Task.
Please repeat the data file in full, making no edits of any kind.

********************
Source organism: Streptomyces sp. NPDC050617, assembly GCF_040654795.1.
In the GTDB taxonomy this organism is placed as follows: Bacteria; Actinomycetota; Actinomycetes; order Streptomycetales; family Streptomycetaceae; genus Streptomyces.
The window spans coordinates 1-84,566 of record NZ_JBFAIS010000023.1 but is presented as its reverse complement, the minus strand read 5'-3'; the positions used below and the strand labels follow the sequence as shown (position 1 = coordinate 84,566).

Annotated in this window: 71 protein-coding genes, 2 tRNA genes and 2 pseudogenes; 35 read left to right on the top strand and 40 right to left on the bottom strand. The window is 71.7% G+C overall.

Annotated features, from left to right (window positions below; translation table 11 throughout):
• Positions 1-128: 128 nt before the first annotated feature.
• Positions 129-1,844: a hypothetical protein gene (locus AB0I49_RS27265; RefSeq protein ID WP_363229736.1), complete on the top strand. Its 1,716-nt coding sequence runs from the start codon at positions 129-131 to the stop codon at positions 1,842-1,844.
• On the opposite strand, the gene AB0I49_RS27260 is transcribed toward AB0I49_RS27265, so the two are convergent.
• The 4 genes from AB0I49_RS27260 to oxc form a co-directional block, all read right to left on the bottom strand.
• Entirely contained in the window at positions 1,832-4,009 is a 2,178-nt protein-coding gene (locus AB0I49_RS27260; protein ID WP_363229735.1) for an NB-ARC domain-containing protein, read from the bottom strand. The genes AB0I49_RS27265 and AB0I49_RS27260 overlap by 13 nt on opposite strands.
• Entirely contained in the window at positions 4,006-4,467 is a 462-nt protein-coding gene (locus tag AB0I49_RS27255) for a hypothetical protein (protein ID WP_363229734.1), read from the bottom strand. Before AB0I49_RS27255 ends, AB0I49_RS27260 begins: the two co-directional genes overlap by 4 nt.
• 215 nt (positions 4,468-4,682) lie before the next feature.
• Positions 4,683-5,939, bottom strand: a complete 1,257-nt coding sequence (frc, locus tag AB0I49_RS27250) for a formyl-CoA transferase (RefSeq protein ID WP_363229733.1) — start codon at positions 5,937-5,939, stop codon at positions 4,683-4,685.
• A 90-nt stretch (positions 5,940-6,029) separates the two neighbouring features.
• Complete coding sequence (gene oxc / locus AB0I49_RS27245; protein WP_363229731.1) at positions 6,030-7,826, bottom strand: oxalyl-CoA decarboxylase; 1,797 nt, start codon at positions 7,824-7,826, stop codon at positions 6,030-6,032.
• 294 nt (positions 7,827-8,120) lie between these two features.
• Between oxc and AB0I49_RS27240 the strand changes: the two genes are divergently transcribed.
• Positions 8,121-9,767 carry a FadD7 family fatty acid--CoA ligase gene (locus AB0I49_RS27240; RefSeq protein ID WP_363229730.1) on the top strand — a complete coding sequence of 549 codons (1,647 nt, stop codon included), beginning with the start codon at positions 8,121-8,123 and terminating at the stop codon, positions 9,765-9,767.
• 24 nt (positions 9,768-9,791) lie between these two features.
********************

Source organism: Streptomyces sp. NPDC050617, assembly GCF_040654795.1.
In the GTDB taxonomy this organism is placed as follows: Bacteria; Actinomycetota; Actinomycetes; order Streptomycetales; family Streptomycetaceae; genus Streptomyces.
The window spans coordinates 1-84,566 of record NZ_JBFAIS010000023.1 but is presented as its reverse complement, the minus strand read 5'-3'; the positions used below and the strand labels follow the sequence as shown (position 1 = coordinate 84,566).

Annotated in this window: 71 protein-coding genes, 2 tRNA genes and 2 pseudogenes; 35 read left to right on the top strand and 40 right to left on the bottom strand. The window is 71.7% G+C overall.

Annotated features, from left to right (window positions below; translation table 11 throughout):
• Positions 1-128: 128 nt before the first annotated feature.
• Positions 129-1,844: a hypothetical protein gene (locus AB0I49_RS27265; RefSeq protein ID WP_363229736.1), complete on the top strand. Its 1,716-nt coding sequence runs from the start codon at positions 129-131 to the stop codon at positions 1,842-1,844.
• On the opposite strand, the gene AB0I49_RS27260 is transcribed toward AB0I49_RS27265, so the two are convergent.
• The 4 genes from AB0I49_RS27260 to oxc form a co-directional block, all read right to left on the bottom strand.
• Entirely contained in the window at positions 1,832-4,009 is a 2,178-nt protein-coding gene (locus AB0I49_RS27260; protein ID WP_363229735.1) for an NB-ARC domain-containing protein, read from the bottom strand. The genes AB0I49_RS27265 and AB0I49_RS27260 overlap by 13 nt on opposite strands.
• Entirely contained in the window at positions 4,006-4,467 is a 462-nt protein-coding gene (locus tag AB0I49_RS27255) for a hypothetical protein (protein ID WP_363229734.1), read from the bottom strand. Before AB0I49_RS27255 ends, AB0I49_RS27260 begins: the two co-directional genes overlap by 4 nt.
• 215 nt (positions 4,468-4,682) lie before the next feature.
• Positions 4,683-5,939, bottom strand: a complete 1,257-nt coding sequence (frc, locus tag AB0I49_RS27250) for a formyl-CoA transferase (RefSeq protein ID WP_363229733.1) — start codon at positions 5,937-5,939, stop codon at positions 4,683-4,685.
• A 90-nt stretch (positions 5,940-6,029) separates the two neighbouring features.
• Complete coding sequence (gene oxc / locus AB0I49_RS27245; protein WP_363229731.1) at positions 6,030-7,826, bottom strand: oxalyl-CoA decarboxylase; 1,797 nt, start codon at positions 7,824-7,826, stop codon at positions 6,030-6,032.
• 294 nt (positions 7,827-8,120) lie between these two features.
• Between oxc and AB0I49_RS27240 the strand changes: the two genes are divergently transcribed.
• Positions 8,121-9,767 carry a FadD7 family fatty acid--CoA ligase gene (locus AB0I49_RS27240; RefSeq protein ID WP_363229730.1) on the top strand — a complete coding sequence of 549 codons (1,647 nt, stop codon included), beginning with the start codon at positions 8,121-8,123 and terminating at the stop codon, positions 9,765-9,767.
• 24 nt (positions 9,768-9,791) lie between these two features.